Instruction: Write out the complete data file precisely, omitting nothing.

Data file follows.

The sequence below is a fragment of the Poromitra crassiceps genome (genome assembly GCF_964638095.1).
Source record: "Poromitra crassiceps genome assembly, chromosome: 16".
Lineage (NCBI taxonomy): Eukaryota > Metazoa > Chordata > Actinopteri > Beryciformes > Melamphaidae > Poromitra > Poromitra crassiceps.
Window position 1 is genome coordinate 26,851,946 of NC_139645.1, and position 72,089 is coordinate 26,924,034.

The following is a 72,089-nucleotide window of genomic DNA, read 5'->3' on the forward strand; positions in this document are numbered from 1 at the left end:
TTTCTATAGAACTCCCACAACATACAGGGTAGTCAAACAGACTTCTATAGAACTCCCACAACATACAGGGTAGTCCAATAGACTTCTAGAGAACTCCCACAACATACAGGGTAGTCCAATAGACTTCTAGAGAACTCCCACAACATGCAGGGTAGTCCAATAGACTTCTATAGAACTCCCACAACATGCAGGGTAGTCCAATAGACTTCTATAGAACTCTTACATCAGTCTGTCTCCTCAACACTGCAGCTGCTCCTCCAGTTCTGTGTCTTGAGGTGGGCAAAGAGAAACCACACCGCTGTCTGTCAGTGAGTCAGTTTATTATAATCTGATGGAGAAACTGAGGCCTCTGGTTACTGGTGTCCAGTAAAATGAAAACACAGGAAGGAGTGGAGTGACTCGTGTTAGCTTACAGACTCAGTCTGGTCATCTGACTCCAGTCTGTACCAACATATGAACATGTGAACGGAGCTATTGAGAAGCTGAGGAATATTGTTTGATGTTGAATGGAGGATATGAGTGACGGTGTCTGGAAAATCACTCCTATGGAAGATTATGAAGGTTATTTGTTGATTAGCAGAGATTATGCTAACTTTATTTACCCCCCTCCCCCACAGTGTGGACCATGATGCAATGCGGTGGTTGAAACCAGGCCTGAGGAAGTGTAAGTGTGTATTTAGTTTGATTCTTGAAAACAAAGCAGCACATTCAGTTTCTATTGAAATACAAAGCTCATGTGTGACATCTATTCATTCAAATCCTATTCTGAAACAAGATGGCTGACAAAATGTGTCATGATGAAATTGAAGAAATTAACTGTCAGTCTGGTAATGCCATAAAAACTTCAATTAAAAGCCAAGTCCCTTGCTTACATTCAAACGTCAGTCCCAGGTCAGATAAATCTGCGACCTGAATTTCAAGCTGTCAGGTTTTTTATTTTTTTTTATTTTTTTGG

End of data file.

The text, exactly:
The sequence below is a fragment of the Poromitra crassiceps genome (genome assembly GCF_964638095.1).
Source record: "Poromitra crassiceps genome assembly, chromosome: 16".
Lineage (NCBI taxonomy): Eukaryota > Metazoa > Chordata > Actinopteri > Beryciformes > Melamphaidae > Poromitra > Poromitra crassiceps.
Window position 1 is genome coordinate 26,851,946 of NC_139645.1, and position 72,089 is coordinate 26,924,034.

The following is a 72,089-nucleotide window of genomic DNA, read 5'->3' on the forward strand; positions in this document are numbered from 1 at the left end:
TTTCTATAGAACTCCCACAACATACAGGGTAGTCAAACAGACTTCTATAGAACTCCCACAACATACAGGGTAGTCCAATAGACTTCTAGAGAACTCCCACAACATACAGGGTAGTCCAATAGACTTCTAGAGAACTCCCACAACATGCAGGGTAGTCCAATAGACTTCTATAGAACTCCCACAACATGCAGGGTAGTCCAATAGACTTCTATAGAACTCTTACATCAGTCTGTCTCCTCAACACTGCAGCTGCTCCTCCAGTTCTGTGTCTTGAGGTGGGCAAAGAGAAACCACACCGCTGTCTGTCAGTGAGTCAGTTTATTATAATCTGATGGAGAAACTGAGGCCTCTGGTTACTGGTGTCCAGTAAAATGAAAACACAGGAAGGAGTGGAGTGACTCGTGTTAGCTTACAGACTCAGTCTGGTCATCTGACTCCAGTCTGTACCAACATATGAACATGTGAACGGAGCTATTGAGAAGCTGAGGAATATTGTTTGATGTTGAATGGAGGATATGAGTGACGGTGTCTGGAAAATCACTCCTATGGAAGATTATGAAGGTTATTTGTTGATTAGCAGAGATTATGCTAACTTTATTTACCCCCCTCCCCCACAGTGTGGACCATGATGCAATGCGGTGGTTGAAACCAGGCCTGAGGAAGTGTAAGTGTGTATTTAGTTTGATTCTTGAAAACAAAGCAGCACATTCAGTTTCTATTGAAATACAAAGCTCATGTGTGACATCTATTCATTCAAATCCTATTCTGAAACAAGATGGCTGACAAAATGTGTCATGATGAAATTGAAGAAATTAACTGTCAGTCTGGTAATGCCATAAAAACTTCAATTAAAAGCCAAGTCCCTTGCTTACATTCAAACGTCAGTCCCAGGTCAGATAAATCTGCGACCTGAATTTCAAGCTGTCAGGTTTTTTATTTTTTTTTATTTTTTTGG